hurdles that hamper the development and innovation in the bio-based sector. The insufficient
predictability of the regulatory framework in Europe was highlighted in this context, as was the need
for the bio-based industry to step up its game in communicating its climate benefits and the creation
of a level playing field with traditional fossil fuel industries. “Industrial biotechnology, a driving force
of the bioeconomy that turns today’s waste into tomorrow’s products, quite naturally struggles to
compete with the industries that, annually, receive subsidies in their hundreds of billions”, said
Waldemar Kütt of DG Research & Innovation. New markets should be created for bio-based
products, contended the panellists, together with product standards that would facilitate market
access. “Carbon pricing mechanisms are important in this respect,” added Martin Porter of the
European Climate Foundation, “not only should they stimulate innovation , but also create a longterm framework, leading to the emergence of new business models and a much needed change in
people’s mindsets.”
The session was concluded with the presentation of the John Sime Award, which this year was
awarded to Marcel van Berkel, CCO of GFBiochemicals – for its first-of-a-kind technology enabling
production of bio-based levulinic acid at a commercial scale.
With thanks to contributing authors:
Dirk Carrez, Executive Director, Bio-based Industries Consortium & Managing Director, Clever Consult
James Cogan, Senior Consultant and Branch Manager, PNO Consultants
Joanna Dupont-Inglis, Director for Industrial Biotechnology, EuropaBio
Claire Gray, Project Coordinator, EuropaBio
Filippo Giancarlo Martinelli, Grants and Innovation Consultant, PNO Consultants
Ernestas Oldyrevas, Trainee, Industrial Biotechnology, EuropaBio
Kathryn Sheridan, CEO, Sustainability Consult
SME innovation track report
The first of the innovation track sessions was dedicated to the highly innovative SMEs, which,
according to session chair, Carmine Marzano of the European Commission’s DG RTD, are the
backbone of the European economy. She emphasised that innovation in bio-based chemicals and
materials is of vital importance and that it has to lead to bio-based developing unique or better
functionalities compared to fossil-based alternatives. Ms Marzano also underlined the importance of
ensuring that these innovations could be scaled up after reaching maturity. Presentations during the
session came from six innovative SMEs – Metabolic Explorer, AVA Biochem, Syngulon, Ingenza,
Novomer and Biorem Engineering.
Metabolic Explorer, a French green chemistry company active in the development of bio-based
chemicals using industrial biotechnology since 1999, were the first ones to present. Having so far
focused on 3 key chemicals – PDO, MDG and L-Methionine – the company, with support from the BBI
JU, is now working on developing a low-cost bio-based methionine product using 2G technology.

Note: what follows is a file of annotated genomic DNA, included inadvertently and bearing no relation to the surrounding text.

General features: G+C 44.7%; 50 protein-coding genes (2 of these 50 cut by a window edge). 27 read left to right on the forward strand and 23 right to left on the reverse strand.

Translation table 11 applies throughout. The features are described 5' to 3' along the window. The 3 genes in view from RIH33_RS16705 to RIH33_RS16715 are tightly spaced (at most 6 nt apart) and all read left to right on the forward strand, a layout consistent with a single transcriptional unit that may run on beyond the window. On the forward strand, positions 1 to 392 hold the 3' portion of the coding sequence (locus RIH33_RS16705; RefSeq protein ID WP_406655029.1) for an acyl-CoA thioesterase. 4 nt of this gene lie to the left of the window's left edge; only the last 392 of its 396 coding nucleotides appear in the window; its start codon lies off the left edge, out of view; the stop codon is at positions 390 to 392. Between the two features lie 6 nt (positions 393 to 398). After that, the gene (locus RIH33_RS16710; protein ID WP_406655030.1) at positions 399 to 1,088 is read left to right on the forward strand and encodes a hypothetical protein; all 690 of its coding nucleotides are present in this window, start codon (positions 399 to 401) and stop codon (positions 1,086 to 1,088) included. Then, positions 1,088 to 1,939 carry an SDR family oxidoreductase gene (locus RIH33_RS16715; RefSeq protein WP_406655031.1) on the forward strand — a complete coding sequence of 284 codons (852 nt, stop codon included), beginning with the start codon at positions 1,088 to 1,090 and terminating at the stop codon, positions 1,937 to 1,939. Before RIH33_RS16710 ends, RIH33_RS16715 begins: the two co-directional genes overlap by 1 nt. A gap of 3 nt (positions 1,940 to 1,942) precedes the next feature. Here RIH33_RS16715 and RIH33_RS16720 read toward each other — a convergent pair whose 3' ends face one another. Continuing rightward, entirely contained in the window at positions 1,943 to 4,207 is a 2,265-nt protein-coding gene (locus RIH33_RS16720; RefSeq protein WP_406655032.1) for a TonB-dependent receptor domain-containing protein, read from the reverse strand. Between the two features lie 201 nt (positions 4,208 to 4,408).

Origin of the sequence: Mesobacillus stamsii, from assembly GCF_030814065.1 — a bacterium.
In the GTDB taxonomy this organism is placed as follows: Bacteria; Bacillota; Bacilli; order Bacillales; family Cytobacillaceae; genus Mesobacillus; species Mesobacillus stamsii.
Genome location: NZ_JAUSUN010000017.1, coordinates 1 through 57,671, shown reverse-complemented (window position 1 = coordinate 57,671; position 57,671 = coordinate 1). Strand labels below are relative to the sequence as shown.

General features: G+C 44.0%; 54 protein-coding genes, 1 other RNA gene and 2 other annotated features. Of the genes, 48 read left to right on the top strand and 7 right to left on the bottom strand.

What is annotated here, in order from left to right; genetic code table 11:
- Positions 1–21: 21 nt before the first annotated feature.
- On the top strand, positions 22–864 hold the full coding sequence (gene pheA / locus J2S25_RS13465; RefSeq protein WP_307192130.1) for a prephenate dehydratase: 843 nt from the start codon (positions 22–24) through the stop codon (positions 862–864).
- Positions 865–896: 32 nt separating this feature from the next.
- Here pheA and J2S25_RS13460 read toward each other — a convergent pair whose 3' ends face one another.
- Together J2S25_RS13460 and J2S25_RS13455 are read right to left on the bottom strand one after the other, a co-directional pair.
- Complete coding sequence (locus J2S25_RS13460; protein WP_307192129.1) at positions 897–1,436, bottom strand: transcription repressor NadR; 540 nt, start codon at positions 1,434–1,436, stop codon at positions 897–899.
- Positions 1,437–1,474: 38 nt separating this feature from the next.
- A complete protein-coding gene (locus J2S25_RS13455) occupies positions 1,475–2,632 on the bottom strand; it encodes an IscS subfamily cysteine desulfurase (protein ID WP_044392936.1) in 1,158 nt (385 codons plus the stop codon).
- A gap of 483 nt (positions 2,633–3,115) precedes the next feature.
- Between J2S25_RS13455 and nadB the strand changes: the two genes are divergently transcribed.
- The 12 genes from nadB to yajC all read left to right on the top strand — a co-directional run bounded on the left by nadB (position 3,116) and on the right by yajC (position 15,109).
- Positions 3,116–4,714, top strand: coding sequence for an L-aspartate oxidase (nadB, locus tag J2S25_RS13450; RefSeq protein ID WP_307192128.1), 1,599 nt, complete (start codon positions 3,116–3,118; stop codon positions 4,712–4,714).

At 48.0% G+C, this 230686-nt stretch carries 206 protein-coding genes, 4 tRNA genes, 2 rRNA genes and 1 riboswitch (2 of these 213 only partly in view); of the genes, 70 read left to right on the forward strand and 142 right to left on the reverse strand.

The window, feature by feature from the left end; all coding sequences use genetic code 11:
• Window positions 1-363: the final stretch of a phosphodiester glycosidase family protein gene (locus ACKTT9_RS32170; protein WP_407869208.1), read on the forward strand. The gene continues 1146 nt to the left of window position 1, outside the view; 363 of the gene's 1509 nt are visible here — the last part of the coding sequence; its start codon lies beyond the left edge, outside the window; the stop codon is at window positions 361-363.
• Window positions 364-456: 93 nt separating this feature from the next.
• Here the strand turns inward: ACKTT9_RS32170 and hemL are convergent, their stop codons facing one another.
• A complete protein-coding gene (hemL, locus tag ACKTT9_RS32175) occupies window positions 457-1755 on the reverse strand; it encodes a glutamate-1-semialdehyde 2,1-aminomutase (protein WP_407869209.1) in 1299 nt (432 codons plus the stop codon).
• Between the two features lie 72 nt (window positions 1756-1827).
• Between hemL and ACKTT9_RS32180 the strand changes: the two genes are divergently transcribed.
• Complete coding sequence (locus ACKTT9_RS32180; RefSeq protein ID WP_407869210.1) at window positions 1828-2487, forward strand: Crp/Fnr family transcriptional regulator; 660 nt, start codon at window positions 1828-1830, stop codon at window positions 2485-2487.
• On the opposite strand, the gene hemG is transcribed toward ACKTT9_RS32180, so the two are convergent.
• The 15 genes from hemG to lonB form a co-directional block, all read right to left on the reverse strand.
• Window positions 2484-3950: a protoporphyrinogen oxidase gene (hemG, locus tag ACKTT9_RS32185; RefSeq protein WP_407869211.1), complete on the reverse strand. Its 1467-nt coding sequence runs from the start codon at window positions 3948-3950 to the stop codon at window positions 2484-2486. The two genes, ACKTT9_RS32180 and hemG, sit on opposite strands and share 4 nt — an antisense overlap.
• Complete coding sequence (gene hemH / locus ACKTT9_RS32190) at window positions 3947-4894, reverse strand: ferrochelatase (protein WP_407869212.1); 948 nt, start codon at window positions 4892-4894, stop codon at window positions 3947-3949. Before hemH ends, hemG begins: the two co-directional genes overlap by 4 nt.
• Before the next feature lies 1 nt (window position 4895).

Their presentation was followed by AVA Biochem, who presented on their pioneering work
developing bio-based 5-HMF. The chemical could be used as a replacement for PET or formaldehyde,
and also has potential to be used as a basis for a wide range of applications, including thermoresistant resins, adhesives and infusible and insoluble fibres.
The third presenters, Syngulon, spoke of their work developing a genetic firewall – a system which
uses secreted bacteriocins to kill bacteria around the modified bacterium through the inclusion of an
immunity gene which ensures that the modified bacterium is not killed. This gene can be switched on
and off, allowing control of modified bacteria and preventing escape of genetic material. The
technology is believed to be able to help transfer fermentation technology from a batch process to a
continuous process, thus improving yields and economics of the fermentation processes.
The next presentation came from Ingenza, who use synthetic biology techniques to improve protein
performance and develop new products, in an aim to bring increased predictability and overcome
persistent limitation associated with iterative and empirical processes for microbial strain
improvement. This was followed by a presentation by Novomer, who introduced their technology to
produce polyurethane polymers from epoxides and CO2. The resulting polyurethane polymers can be
used for a wide range of applications, including coatings, sealants, adhesives and elastomers. The last
presentation came from Biorem Engineering, and focused on soil remediation and cleaning
disinfection technologies using a bio-based bimetallic catalyst.
> Biomaterial innovations in consumer goods – showcasing IB as a commercial reality
This session, moderated by Kathryn Sheridan from leading bioeconomy communications agency
Sustainability Consult, brought together consumer brand Jaguar Landrover with chemical producers
AkzoNobel and Covestro, and bio start-ups BioAmber, Pharmafilter and Bioserie.
AkzoNobel spoke about traceability and sustainability, and forecasted that environmental
externalities will increasingly be factored into production costs. In its bio-based strategy, the
company is working on leading the deployment of bio-based chemicals and has made a shortlist of